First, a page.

Pro Evolution Soccer 2013 Game for PC, PS3, Xbox 360
Bite to Back Up the Bark
It's best to leave the FIFA vs. Pro Evolution Soccer debate at the door when writing about either of the two games. After all, the chances are that whoever may be reading this, you have already made up your mind about which football heavyweight you're going to side with and follow vehemently for the rest of your football-loving life, defecting only if you go through a severe midlife crisis or suffer sudden and massive brain injuries that change your personality. I talk of Pro Evolution Soccer 2013 therefore as an entity within itself, drawing comparisons with its EA rival only when necessary because this franchise has come into its own of late. Pro Evolution Soccer 2013 undoubtedly represents a coming of age for the series, finally refining its match play and offering control over the players on the pitch that FIFA could only dream of giving its loyal players. Some feel that this 2013 offering is at best competent, but I'm of the opinion that it has the juice to cause a mass exodus of fans from the FIFA camp, convincing them that Pro Evolution Soccer actually does have the bite to go with its bark.
Release Date: 20/09/2012
Available on: PSP, Xbox 360, Wii, Nintendo 3DS, PS3, Windows, PC
Play the Game
It's always best to start with what is fundamentally the most important feature that fans will notice above all else: the gameplay. Forget what happens off the pitch for a second since Pro Evolution Soccer's main appeal is the incredibly rich on-pitch action that bestows a level of control on you that may at times make you feel as if you are actually on the pitch with them. Before you start smelling the grass, though, consider the features that you have this time around: shadowing players and being able to perform face-on tackling ensures that the defensive aspect of PES 2013 has improved drastically, not to mention that it gives you an alternative to risking an almost-certain booking for slide-tackling someone. Passing and shooting is also much improved in the game, with some flashy moves like instant-control, flicking the ball on, and also turning defenders making it much more fun to attack.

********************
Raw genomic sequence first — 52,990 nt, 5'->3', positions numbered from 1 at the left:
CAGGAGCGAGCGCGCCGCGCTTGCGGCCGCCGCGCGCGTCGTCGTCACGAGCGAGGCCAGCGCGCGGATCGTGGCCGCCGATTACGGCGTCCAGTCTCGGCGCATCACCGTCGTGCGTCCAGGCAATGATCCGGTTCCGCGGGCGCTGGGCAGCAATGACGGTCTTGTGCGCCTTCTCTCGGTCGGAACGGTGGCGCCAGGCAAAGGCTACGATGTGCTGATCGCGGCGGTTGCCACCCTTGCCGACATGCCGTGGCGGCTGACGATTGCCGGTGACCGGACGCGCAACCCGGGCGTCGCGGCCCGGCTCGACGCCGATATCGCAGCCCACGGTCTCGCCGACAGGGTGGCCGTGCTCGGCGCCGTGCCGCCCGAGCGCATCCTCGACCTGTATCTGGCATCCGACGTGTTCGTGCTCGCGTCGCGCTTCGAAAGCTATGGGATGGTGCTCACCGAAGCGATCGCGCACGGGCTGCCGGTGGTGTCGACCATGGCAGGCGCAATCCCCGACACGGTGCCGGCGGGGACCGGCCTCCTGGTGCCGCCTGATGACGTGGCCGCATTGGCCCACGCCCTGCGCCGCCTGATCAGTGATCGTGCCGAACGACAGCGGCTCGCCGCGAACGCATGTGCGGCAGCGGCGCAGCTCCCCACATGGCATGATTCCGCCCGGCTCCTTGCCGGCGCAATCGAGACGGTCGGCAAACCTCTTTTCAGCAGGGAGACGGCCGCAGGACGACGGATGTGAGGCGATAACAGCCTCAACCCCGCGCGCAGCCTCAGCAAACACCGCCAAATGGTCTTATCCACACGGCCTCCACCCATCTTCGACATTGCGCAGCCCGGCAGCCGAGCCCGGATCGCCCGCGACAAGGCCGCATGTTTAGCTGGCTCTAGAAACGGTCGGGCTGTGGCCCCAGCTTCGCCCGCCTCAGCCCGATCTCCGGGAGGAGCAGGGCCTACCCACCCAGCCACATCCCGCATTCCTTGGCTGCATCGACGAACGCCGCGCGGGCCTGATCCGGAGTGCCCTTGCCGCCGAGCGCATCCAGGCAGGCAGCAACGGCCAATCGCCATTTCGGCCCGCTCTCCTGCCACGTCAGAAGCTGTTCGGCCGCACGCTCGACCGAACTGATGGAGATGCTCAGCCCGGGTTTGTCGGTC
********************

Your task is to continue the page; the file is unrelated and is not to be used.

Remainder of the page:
Dubbed 'PES Full Control', the control system in Konami's Pro Evolution Soccer 2013 is supposed to give you more control than has ever been seen before, and you can't really argue with this statement. You can quite literally put the ball pretty much anywhere you want it on the pitch, provided that you get to grips with the intricate control system first. The direction, height, and speed of the ball are all down to you and you alone, with the latter two properties controlled by the duration that you hold down the button for. L2 allows you to place a shot anywhere within a 360 degree radius, with distance also being controlled by the length of time you hold down the shoot button.
Dribbling in the game is something to behold and can be considered an absolute pleasure because of the variety and depth that the intricate control system gives it.
So much control could be seen as a double-edged sword, however, and with such extensive move provisions comes the need to become acquainted with control system that makes it all possible. Such a variety of moves and delicate touches on the ball require some pretty advanced manual dexterity; the fact that there is a devoted training section is testament to just how much work you will need to put in to be able to pull off some of the shots that make football worth playing. When you do pull off the shots, however, you can feel smug knowing that you have mastered the intricacies of the gameplay and bettered yourself and the opposing team.